Unfortunately, despite repeated appeals by stakeholders, the former president did not sign the bill before leaving office on May 29 of this year.
The recent shift in the mandate of the National Board for Technical Education (NBTE) towards the National Universities Commission (NUC) is a cause for concern.
The NBTE’s role is to oversee technical education in Nigeria, while the NUC is responsible for university education. It is puzzling why the NBTE would be involved in collaborating with a foreign university on university education for Nigerians.
This decision seems illogical, especially when there are several Nigerian universities that already offer top-up programs. Moreover, it is crucial to consider the economic feasibility of any solution to the dichotomy between university degree and Higher National Diploma (HND) holders in Nigeria.
The Mewar International University’s top-up program, for example, has a high application fee of N50,000 and school fees starting from N650,000, which may be unaffordable for many prospective students given the country’s economic realities.
Therefore, it is inappropriate to engage a foreign institution to run the top-up program.
Additionally, the introduction of a top-up program may hinder the progress towards obtaining presidential assent to the “bill for an Act to abolish and prohibit dichotomy and discrimination between degree and HND holders.”
This could potentially demoralise many HND holders who have been advocating for equal recognition.
The attempt to blur the distinction between BSc and HND qualifications is misguided, as it places too much emphasis on credentials rather than competence and productivity on the job.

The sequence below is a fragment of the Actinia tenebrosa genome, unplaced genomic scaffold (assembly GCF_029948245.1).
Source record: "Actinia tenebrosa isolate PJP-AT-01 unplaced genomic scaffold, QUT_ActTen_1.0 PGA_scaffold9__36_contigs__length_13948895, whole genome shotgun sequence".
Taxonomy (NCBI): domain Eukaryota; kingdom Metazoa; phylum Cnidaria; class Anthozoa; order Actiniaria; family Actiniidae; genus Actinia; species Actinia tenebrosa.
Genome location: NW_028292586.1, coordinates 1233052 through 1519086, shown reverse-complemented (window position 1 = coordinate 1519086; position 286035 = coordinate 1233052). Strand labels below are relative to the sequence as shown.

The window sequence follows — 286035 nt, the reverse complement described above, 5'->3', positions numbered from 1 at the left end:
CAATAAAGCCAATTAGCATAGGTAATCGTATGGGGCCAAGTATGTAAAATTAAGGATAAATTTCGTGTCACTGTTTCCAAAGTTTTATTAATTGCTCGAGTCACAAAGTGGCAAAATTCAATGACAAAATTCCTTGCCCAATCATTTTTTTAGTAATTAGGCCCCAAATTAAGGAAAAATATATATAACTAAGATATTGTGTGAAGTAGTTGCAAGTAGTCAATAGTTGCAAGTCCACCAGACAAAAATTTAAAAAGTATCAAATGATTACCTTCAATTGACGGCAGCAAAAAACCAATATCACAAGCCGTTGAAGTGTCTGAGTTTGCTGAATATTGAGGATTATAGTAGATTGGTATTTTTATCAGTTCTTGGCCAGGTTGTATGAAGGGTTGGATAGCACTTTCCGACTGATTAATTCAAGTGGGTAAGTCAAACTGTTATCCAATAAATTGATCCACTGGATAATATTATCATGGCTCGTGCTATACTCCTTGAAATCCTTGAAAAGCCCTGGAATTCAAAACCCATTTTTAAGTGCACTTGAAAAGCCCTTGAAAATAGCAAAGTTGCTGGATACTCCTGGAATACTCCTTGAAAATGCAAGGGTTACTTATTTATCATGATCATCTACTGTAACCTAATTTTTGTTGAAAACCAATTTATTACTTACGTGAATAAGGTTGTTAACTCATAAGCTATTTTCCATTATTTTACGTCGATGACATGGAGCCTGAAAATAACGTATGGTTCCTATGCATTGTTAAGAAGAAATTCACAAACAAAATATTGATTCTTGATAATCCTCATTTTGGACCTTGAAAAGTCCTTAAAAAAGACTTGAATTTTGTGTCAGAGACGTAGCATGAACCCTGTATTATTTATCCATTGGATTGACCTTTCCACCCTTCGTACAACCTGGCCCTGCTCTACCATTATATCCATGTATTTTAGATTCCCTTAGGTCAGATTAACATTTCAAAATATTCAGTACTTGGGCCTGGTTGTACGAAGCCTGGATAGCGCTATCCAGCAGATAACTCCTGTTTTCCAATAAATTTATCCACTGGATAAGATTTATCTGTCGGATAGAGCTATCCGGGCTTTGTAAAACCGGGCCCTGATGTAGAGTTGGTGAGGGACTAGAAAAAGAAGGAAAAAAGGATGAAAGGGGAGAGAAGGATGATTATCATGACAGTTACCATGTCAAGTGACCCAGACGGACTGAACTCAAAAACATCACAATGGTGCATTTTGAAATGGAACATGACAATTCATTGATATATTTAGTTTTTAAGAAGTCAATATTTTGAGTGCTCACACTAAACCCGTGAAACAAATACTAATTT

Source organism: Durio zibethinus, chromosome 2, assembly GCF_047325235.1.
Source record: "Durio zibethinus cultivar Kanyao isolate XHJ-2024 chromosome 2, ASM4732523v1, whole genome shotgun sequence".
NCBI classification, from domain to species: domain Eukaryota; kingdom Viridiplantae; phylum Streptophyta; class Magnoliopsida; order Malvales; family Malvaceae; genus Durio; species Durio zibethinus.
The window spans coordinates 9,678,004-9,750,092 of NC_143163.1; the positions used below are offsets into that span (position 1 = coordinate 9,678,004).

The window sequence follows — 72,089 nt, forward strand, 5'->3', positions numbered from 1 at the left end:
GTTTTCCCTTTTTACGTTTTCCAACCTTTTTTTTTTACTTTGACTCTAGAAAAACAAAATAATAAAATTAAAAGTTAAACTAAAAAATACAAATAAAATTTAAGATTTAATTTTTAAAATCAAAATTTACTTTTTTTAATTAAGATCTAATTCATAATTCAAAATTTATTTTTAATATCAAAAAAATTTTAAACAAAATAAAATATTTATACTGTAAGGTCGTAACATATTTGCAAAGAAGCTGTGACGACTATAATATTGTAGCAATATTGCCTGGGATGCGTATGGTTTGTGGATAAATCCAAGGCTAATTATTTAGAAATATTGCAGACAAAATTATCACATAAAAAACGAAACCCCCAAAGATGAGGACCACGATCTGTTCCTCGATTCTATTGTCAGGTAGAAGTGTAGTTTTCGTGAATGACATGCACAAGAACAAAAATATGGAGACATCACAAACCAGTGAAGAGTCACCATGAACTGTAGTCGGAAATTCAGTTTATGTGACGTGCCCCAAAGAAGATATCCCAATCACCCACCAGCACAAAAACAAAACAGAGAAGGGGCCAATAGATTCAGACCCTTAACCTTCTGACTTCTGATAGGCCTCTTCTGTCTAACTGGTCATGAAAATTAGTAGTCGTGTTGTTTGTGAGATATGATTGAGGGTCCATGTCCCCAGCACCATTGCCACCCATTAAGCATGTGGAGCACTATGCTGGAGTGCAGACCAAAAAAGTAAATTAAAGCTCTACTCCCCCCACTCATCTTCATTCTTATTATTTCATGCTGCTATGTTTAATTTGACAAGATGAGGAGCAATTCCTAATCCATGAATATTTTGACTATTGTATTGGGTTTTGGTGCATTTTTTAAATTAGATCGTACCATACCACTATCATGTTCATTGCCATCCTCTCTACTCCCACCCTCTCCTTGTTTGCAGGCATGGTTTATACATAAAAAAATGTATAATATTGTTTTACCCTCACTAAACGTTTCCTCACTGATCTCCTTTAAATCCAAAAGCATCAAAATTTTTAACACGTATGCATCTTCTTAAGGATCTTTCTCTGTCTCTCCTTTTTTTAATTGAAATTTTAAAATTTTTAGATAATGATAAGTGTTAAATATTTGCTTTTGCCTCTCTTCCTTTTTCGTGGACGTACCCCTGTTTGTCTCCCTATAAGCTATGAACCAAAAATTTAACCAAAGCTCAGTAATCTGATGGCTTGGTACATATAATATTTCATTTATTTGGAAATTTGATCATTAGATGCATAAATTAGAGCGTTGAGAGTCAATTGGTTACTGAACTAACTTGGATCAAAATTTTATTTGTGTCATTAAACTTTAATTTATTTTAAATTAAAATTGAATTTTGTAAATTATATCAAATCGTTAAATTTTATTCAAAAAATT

HND holders are meant to fill the middle level manpower and technical needs of the country, which is why polytechnics were established. The niche for polytechnic education is technological and technical manpower development, with the Ordinary National Diploma (OND) certification being a key component.
It is important to note that entry qualifications into universities and polytechnics are different, and students choose to study in one or the other. The focus should be on attaining technological breakthroughs and producing innovators and technology giants, rather than on credentials. Competence, performance, and delivery of quality service should be the determinants for career progression, not just certificates.
Private and public sector employers should not limit the career progression of HND holders or tie job retention to their certificates. Experience, competence, and capacity should be the determining factors.
The use of certificates as a basis for career progression and job retention promotes meritocracy, not mediocrity. In more developed countries, there is no discrimination against holders of both certificates.
Policy change is necessary to position polytechnic graduates for competitive self-fulfillment alongside their university counterparts. This should be the priority of the National Board for Technical Education (NBTE).
Hence, it is important to be focused as a nation and be more strategic, coordinated and methodical; not rudderless in the search for solution for the dichotomy between university degree and HND holders because polytechnic graduates do not need a ’top-up’ programme to compete on the job.
Harnessing research findings of our academics to enhance industrialisation in Nigeria
Universities all over the world serve as citadel of knowledge. No nation can develop or industrialise without the input of the academics that make up its university community.
The primary duties of an academic is teaching,research and community service. But chief among the functions is research and ironically this all-important function is often relegated to the background, especially in developing countries like Nigeria.